In twenty-second century America, war and disease have wiped out three-quarters the earth’s population and left most women sterile. Scientists are battling the specter of human extinction. Now they’ve devised a DNA test and built a database to help each of the remaining fertile females find her perfect genetic counterpart, thereby ensuring healthy, hardy offspring.
For Hannah Jenkins, this means accepting a stranger as a potential mate. Unfortunately, the handsome Dr. David Cabot isn’t everything she’d expected. Distant and humorless, he spends all his time in the makeshift laboratory he’s set up in the family barn. He and Hannah use more energy sniping at each other than communicating their wants and desires. After four months of passionless monthly encounters with no pregnancy to show for it, Hannah is certain David will abandon her at the end of their trial marriage.
Then a drifter saves Hannah from robbery at gunpoint, and Hannah hires him to work as a farmhand. The mysterious Trey intrigues both Hannah and David, but can he show them how to make love without making war?
“Hannah, I don’t want to come between you and your husband. That’s not my intention.”
“What do you want, Trey?”
“I want to help you. Do you believe that?”
Hannah drew a long breath and let it out on a sigh. All at once, she felt bone-weary and a thousand years old.
“Yes, I believe it.”
“What if I told you it might take something…” He paused, seeming to search for the right word. “Something unconventional to help your marriage.”
She shook her head. “I’m not following you.”
He smiled and his gaze traveled over her, making her feel wanton and next-to-naked in the middle of her own damned kitchen. “What would a woman like you consider unconventional?”
His eyes held hers from across the room, plainly trying to communicate his meaning without resorting to clumsy words. Again she heard the echo of that faraway wind and the brokenhearted woman who called his name for long years, waiting for the return of the man she loved more than life, the man she trusted with the fate of her soul.
Hannah scrubbed a hand over her face. “I’m too tired for riddles, Trey.”
“Fair enough. But will you think about it?”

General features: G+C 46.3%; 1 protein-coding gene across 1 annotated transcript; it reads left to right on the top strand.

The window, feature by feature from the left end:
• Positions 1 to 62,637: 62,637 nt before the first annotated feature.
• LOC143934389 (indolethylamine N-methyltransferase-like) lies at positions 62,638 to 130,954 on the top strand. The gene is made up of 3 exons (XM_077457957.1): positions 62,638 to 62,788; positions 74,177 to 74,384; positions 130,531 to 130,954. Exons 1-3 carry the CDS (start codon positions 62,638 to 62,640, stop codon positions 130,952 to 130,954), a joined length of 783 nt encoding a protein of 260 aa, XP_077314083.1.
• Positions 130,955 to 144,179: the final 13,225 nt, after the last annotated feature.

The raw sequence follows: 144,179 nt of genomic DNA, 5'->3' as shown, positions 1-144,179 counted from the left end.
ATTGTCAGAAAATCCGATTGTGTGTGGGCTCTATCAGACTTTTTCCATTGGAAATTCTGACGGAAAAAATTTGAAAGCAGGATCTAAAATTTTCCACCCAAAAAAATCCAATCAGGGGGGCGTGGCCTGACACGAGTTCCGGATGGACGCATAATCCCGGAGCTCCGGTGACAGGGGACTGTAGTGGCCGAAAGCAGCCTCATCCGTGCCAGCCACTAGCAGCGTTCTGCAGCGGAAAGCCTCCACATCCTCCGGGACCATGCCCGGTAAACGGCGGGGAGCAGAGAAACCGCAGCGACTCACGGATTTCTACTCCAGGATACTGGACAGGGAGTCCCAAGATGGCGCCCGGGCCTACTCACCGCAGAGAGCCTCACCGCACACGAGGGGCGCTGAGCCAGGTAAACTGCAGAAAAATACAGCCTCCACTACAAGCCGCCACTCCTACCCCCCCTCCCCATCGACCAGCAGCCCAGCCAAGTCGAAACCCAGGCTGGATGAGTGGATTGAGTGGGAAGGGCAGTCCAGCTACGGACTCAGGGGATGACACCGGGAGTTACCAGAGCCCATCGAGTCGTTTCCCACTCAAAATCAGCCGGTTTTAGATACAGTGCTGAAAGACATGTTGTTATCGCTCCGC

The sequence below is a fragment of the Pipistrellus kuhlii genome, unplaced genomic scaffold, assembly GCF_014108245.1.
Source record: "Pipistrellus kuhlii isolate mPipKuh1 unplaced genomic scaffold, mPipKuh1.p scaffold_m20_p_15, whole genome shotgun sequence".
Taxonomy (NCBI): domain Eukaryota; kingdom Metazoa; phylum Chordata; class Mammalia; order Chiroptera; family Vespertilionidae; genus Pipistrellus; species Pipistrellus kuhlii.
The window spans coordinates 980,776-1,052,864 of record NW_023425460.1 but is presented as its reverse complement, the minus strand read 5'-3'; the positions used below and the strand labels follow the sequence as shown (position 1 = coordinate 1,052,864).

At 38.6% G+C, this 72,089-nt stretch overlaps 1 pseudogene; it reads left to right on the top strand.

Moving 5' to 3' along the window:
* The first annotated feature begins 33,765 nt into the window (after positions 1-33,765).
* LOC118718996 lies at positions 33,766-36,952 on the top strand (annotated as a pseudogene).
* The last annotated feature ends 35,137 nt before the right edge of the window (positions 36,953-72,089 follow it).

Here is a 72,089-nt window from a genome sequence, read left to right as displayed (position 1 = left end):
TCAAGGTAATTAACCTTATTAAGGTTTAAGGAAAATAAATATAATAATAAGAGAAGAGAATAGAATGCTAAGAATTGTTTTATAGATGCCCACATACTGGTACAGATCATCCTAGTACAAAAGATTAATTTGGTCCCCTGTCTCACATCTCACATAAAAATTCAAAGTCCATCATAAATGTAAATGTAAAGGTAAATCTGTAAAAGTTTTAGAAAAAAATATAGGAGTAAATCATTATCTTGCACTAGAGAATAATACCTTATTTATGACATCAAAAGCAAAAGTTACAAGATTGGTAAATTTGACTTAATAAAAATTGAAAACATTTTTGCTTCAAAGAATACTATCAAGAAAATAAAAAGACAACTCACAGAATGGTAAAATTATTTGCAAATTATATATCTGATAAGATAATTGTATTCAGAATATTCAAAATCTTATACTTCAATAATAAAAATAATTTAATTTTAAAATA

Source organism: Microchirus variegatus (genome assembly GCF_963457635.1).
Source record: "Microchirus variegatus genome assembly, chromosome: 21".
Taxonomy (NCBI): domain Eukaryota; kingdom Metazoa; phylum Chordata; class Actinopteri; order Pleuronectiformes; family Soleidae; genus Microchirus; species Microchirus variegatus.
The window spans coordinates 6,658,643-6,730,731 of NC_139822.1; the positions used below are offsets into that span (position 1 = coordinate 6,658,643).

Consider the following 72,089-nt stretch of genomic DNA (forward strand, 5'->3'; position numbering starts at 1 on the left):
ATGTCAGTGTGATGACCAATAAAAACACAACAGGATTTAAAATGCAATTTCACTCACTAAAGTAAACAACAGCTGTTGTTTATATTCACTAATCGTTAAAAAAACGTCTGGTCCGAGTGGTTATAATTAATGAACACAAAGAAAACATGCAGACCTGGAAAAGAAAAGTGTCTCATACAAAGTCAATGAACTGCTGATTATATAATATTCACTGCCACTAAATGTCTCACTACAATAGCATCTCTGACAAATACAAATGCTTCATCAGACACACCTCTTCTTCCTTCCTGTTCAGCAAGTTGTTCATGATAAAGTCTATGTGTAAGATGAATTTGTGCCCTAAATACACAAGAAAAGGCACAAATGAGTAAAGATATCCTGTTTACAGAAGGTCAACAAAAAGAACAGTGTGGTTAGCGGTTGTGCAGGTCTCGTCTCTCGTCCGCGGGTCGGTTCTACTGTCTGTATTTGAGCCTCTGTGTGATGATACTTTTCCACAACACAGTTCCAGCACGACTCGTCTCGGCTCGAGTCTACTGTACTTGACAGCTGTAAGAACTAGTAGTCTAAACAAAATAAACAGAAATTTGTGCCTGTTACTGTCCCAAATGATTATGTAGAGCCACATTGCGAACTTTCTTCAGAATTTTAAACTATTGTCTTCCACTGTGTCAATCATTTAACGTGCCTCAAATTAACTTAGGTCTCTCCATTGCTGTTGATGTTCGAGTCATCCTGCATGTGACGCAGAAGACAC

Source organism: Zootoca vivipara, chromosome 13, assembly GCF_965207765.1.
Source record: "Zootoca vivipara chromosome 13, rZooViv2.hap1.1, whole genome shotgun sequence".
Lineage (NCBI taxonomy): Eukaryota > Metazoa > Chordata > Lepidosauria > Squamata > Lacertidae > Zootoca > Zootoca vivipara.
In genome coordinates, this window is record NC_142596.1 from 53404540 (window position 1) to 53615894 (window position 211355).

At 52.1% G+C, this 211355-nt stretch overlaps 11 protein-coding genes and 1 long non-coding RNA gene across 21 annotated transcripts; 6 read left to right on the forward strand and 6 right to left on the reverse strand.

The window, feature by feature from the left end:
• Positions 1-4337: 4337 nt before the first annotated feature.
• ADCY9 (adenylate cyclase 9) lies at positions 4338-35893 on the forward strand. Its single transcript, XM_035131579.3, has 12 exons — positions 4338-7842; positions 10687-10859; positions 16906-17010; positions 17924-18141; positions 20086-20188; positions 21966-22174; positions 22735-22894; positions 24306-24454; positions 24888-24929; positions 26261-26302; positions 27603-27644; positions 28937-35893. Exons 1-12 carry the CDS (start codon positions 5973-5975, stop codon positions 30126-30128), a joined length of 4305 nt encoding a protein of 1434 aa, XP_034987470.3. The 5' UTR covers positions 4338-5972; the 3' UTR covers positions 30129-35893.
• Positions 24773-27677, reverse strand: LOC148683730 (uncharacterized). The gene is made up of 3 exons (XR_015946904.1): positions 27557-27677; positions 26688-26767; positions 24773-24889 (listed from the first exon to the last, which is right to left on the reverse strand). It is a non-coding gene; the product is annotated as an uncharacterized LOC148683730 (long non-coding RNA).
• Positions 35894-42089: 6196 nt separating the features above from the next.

As if she had any choice now that he’d put the idea in her head. She nodded, looking away from those sad, dangerous eyes to the cracked tile beneath her feet.
“Good.” He let the screen door close quietly behind him on his way out.
When he was gone, Hannah climbed the stairs and headed for the bathroom. The house was quiet. Her brothers had proven yet again how soundly they slept, so she let the door stand open to catch the breeze from the window in the hall. From the top shelf of the linen closet she took three beeswax candles, lit them and set them on the floor near the ancient, claw-footed tub. Then she opened the tap and let it run for a scant minute. She filled the tub only a quarter of the way, her concession to the recent lack of rain. Her body felt lazy and stupid as she stripped out of her clothes and slid into the water.
Unconventional. It could’ve meant a few different things, but when she closed her eyes, all that came to mind was the three of them—Trey, David and herself—lying together in a shameless sprawl. Both men, at the same time. Their hands, their mouths, their manly parts, touching her, inside and out. Using her for their own pleasure, and letting her make use of them.
She shouldn’t have wanted it. Even if he didn’t act like it, David was her husband. It was her duty to want only him. But like as not, both he and Trey would be gone by the time the wind blew snow like a tattered bridal veil over the landscape. Then she’d be left with only memories until the next candidate showed up, assuming he ever did.
Of course, Trey might’ve meant something entirely different. She couldn’t be sure without asking, which she intended to do first chance she got.
But if she was right? And if Trey somehow managed to talk the supremely stubborn Dr. David Cabot into allowing such a huge breach of his precious Commission protocols?
Hannah wouldn’t say no.